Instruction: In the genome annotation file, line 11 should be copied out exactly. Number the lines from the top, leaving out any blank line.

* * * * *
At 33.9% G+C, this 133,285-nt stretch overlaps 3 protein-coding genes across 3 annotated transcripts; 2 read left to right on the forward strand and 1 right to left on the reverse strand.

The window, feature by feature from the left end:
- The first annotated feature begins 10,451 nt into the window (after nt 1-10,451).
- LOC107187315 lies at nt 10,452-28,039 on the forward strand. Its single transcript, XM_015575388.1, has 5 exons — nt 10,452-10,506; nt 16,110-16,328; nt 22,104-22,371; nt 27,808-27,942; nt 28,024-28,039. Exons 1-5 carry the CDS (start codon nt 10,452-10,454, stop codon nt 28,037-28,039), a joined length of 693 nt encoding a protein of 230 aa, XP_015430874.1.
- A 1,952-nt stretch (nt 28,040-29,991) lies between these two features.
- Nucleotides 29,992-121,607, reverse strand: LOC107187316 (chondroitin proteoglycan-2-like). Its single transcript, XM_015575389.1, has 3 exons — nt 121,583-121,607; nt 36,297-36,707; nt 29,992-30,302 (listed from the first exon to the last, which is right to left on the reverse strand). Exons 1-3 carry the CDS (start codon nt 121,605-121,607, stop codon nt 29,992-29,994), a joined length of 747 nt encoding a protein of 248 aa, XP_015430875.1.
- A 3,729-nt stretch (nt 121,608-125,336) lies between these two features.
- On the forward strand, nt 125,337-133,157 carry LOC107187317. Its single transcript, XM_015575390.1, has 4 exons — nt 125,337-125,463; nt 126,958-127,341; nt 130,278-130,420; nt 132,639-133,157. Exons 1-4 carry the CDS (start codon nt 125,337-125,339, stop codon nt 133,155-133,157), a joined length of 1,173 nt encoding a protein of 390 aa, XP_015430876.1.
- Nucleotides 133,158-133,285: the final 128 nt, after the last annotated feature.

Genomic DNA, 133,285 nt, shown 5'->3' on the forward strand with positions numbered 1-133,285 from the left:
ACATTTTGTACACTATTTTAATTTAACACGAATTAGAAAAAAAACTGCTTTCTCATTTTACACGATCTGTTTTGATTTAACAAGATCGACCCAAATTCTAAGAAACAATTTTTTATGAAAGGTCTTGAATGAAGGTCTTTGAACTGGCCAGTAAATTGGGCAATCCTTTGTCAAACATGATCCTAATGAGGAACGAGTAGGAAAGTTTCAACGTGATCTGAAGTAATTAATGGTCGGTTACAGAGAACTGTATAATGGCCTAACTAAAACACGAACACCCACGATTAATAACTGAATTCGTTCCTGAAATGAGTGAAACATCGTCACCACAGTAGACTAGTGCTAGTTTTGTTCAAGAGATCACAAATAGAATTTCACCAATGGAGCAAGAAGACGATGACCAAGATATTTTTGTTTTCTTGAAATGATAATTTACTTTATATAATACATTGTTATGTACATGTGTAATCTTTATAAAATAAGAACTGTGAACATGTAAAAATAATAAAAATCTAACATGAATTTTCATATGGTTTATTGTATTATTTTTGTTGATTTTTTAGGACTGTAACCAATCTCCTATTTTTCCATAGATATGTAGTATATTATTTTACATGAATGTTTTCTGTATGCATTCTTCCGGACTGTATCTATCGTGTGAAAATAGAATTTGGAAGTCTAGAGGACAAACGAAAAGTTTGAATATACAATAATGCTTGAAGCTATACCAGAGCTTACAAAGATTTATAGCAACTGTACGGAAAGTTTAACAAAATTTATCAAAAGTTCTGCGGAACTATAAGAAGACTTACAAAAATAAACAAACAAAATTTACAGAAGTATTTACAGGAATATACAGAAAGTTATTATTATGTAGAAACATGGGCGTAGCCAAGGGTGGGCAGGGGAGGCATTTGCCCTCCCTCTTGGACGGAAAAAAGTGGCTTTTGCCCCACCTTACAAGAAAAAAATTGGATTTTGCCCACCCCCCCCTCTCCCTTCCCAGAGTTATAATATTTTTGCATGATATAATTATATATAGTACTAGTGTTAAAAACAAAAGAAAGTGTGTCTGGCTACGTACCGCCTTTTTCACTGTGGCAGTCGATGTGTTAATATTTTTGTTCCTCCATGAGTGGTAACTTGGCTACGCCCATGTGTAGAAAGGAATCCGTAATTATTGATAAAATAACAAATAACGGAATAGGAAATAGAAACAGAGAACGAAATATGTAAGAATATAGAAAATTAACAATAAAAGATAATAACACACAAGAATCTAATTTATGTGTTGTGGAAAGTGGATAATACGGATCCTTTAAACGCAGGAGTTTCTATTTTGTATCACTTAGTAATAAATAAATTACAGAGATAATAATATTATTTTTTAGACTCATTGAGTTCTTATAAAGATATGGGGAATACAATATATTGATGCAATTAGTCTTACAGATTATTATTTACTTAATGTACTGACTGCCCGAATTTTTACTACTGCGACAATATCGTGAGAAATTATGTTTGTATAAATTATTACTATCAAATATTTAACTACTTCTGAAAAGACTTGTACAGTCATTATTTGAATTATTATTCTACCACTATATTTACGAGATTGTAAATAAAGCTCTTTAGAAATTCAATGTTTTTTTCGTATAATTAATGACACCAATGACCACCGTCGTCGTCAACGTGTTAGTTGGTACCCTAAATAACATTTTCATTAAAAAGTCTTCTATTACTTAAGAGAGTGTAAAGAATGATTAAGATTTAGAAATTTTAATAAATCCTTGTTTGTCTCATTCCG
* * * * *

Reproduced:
ACATTTTGTACACTATTTTAATTTAACACGAATTAGAAAAAAAACTGCTTTCTCATTTTACACGATCTGTTTTGATTTAACAAGATCGACCCAAATTCTAAGAAACAATTTTTTATGAAAGGTCTTGAATGAAGGTCTTTGAACTGGCCAGTAAATTGGGCAATCCTTTGTCAAACATGATCCTAATGAGGAACGAGTAGGAAAGTTTCAACGTGATCTGAAGTAATTAATGGTCGGTTACAGAGAACTGTATAATGGCCTAACTAAAACACGAACACCCACGATTAATAACTGAATTCGTTCCTGAAATGAGTGAAACATCGTCACCACAGTAGACTAGTGCTAGTTTTGTTCAAGAGATCACAAATAGAATTTCACCAATGGAGCAAGAAGACGATGACCAAGATATTTTTGTTTTCTTGAAATGATAATTTACTTTATATAATACATTGTTATGTACATGTGTAATCTTTATAAAATAAGAACTGTGAACATGTAAAAATAATAAAAATCTAACATGAATTTTCATATGGTTTATTGTATTATTTTTGTTGATTTTTTAGGACTGTAACCAATCTCCTATTTTTCCATAGATATGTAGTATATTATTTTACATGAATGTTTTCTGTATGCATTCTTCCGGACTGTATCTATCGTGTGAAAATAGAATTTGGAAGTCTAGAGGACAAACGAAAAGTTTGAATATACAATAATGCTTGAAGCTATACCAGAGCTTACAAAGATTTATAGCAACTGTACGGAAAGTTTAACAAAATTTATCAAAAGTTCTGCGGAACTATAAGAAGACTTACAAAAATAAACAAACAAAATTTACAGAAGTATTTACAGGAATATACAGAAAGTTATTATTATGTAGAAACATGGGCGTAGCCAAGGGTGGGCAGGGGAGGCATTTGCCCTCCCTCTTGGACGGAAAAAAGTGGCTTTTGCCCCACCTTACAAGAAAAAAATTGGATTTTGCCCACCCCCCCCTCTCCCTTCCCAGAGTTATAATATTTTTGCATGATATAATTATATATAGTACTAGTGTTAAAAACAAAAGAAAGTGTGTCTGGCTACGTACCGCCTTTTTCACTGTGGCAGTCGATGTGTTAATATTTTTGTTCCTCCATGAGTGGTAACTTGGCTACGCCCATGTGTAGAAAGGAATCCGTAATTATTGATAAAATAACAAATAACGGAATAGGAAATAGAAACAGAGAACGAAATATGTAAGAATATAGAAAATTAACAATAAAAGATAATAACACACAAGAATCTAATTTATGTGTTGTGGAAAGTGGATAATACGGATCCTTTAAACGCAGGAGTTTCTATTTTGTATCACTTAGTAATAAATAAATTACAGAGATAATAATATTATTTTTTAGACTCATTGAGTTCTTATAAAGATATGGGGAATACAATATATTGATGCAATTAGTCTTACAGATTATTATTTACTTAATGTACTGACTGCCCGAATTTTTACTACTGCGACAATATCGTGAGAAATTATGTTTGTATAAATTATTACTATCAAATATTTAACTACTTCTGAAAAGACTTGTACAGTCATTATTTGAATTATTATTCTACCACTATATTTACGAGATTGTAAATAAAGCTCTTTAGAAATTCAATGTTTTTTTCGTATAATTAATGACACCAATGACCACCGTCGTCGTCAACGTGTTAGTTGGTACCCTAAATAACATTTTCATTAAAAAGTCTTCTATTACTTAAGAGAGTGTAAAGAATGATTAAGATTTAGAAATTTTAATAAATCCTTGTTTGTCTCATTCCG